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Season’s first snowstorm means business

By Dean Shalhoup | Dec 2, 2019

NASHUA – December was just hours old when the first significant snow event of the season rode into Greater Nashua and much of the Northeast, and forecasters say the storm, come tonight, could end as robustly as it began.

Meteorologist Doug Webster, The Telegraph’s weather columnist, predicted late Sunday that Nashua area folks would find somewhere in the range of 6-9 inches of snow on the ground when they get up this morning.

That number could increase by a couple of inches, Webster said, depending on whether a few bands of sleet decide to mix in with the snow. If that happens, he said, it likely would occur around midnight.

Another variable that could affect the final accumulation totals is the potential for a so-called “backlash,” which is what forecasters call the scenario when an upper-level low-pressure system “captures” the main storm center and “pulls” it back over the same territory, Webster explained.

If that does happen, it would likely be sometime tonight, Webster said. It all depends on what happens when the original storm reaches the Gulf of Maine, he added.

While Sunday evening was still “a little too early to pin that down” for tonight’s forecast, Webster said Greater Nashua could see an additional 2-3 inches tonight, an estimate that could climb as high as 5-6 inches in the event a backlash materializes. Total accumulation could equal more than foot of snow by the storm’s end, he said.

Meanwhile, school closings for today began showing up online and in alert messages as early as midday Sunday. In SAU 39, which covers Amherst and Mont Vernon schools, officials by Sunday night were already looking ahead toward closure Tuesday, stating in a Facebook post that officials are monitoring conditions “as snow may continue until Tuesday morning.”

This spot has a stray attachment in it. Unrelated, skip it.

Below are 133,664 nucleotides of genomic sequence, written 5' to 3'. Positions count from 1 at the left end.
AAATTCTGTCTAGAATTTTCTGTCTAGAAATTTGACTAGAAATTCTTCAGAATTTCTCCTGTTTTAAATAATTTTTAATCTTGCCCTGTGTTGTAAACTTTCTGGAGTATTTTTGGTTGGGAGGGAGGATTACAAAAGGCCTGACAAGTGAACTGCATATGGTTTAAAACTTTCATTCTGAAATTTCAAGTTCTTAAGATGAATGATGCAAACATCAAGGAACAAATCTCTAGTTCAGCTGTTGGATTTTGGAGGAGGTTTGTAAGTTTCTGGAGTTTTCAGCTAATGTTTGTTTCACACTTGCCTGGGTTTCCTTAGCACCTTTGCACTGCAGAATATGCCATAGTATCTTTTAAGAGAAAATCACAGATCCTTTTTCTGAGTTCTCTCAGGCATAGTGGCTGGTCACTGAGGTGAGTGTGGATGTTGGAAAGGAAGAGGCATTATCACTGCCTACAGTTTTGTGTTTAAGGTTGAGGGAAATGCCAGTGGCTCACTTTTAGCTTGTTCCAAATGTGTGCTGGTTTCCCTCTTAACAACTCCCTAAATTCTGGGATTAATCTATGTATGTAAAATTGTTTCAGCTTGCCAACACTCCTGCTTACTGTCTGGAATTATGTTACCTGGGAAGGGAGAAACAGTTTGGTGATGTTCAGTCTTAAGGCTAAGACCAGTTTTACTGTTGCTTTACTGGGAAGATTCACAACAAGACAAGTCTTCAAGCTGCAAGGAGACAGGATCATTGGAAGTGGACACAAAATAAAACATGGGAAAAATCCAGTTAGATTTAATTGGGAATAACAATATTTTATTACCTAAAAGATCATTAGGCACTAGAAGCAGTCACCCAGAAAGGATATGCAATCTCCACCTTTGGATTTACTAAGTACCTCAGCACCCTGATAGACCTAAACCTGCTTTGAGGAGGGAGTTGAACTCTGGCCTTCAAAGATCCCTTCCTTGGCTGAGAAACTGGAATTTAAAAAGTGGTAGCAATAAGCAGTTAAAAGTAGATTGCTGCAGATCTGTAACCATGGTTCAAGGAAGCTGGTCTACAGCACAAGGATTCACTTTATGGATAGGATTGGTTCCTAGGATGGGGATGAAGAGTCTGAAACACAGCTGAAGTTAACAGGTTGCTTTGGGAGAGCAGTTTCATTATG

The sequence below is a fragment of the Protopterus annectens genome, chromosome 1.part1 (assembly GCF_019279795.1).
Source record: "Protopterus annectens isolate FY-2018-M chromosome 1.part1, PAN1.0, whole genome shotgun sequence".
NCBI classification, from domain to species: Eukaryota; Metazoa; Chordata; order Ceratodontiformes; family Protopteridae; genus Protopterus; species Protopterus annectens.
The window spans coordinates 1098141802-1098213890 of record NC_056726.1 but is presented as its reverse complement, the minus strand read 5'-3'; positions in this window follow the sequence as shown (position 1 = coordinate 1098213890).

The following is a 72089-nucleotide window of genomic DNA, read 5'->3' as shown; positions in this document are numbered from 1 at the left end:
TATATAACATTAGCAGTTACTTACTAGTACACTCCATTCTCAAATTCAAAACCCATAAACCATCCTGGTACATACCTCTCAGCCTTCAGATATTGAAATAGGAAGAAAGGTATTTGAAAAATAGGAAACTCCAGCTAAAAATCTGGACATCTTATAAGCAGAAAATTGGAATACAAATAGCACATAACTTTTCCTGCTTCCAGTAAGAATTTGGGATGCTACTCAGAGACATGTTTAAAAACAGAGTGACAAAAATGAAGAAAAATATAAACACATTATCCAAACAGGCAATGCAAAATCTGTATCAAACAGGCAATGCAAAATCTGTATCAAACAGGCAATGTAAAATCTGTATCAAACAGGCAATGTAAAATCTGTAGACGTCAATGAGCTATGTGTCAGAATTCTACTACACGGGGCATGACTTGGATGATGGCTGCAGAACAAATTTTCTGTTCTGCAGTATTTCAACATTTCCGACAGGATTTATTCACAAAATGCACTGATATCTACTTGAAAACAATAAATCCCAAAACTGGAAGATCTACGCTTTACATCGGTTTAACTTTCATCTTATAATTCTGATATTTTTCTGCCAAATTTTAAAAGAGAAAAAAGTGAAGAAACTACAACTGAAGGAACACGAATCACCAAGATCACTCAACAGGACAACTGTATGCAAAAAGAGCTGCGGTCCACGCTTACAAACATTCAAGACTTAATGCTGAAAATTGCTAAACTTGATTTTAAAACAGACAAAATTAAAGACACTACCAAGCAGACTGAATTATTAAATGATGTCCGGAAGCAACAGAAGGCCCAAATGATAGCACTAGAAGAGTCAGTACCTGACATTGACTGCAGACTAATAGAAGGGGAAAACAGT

Webster said he sees the potential for some treacherous going during the day today, not only for drivers, but also for pedestrians as well.

“I don’t think there will be too much (precipitation) during the day, but there could be periods of freezing rain or sleet,” he said.

Snow began falling around mid-afternoon Sunday in Nashua and only grew steadier by the hour. It wasn’t long before vehicles began spinning out and sliding off roadways, sometimes into guard rails or trees.

With the rash of crashes came frequent radio traffic among first-responders, particularly police officers who were often dispatched to a reported crash while they were still covering a scene.

Photographer and videographer Jeff Hastings said police were forced to close a stretch of the Everett Turnpike in Nashua and up to Exit 10 in Merrimack because of multiple crashes that backed up traffic for more than a mile.

Nashua declared a snow emergency Sunday night, effective until 6 a.m. this morning. City officials said the emergency will be extended into later today and possibly tonight, if necessary.

Nashua residents may access more details about what a snow emergency entails at www.nashuanh.gov.

Dean Shalhoup may be reached at 594-1256 or dshalhoup@nashuatelegraph.com.

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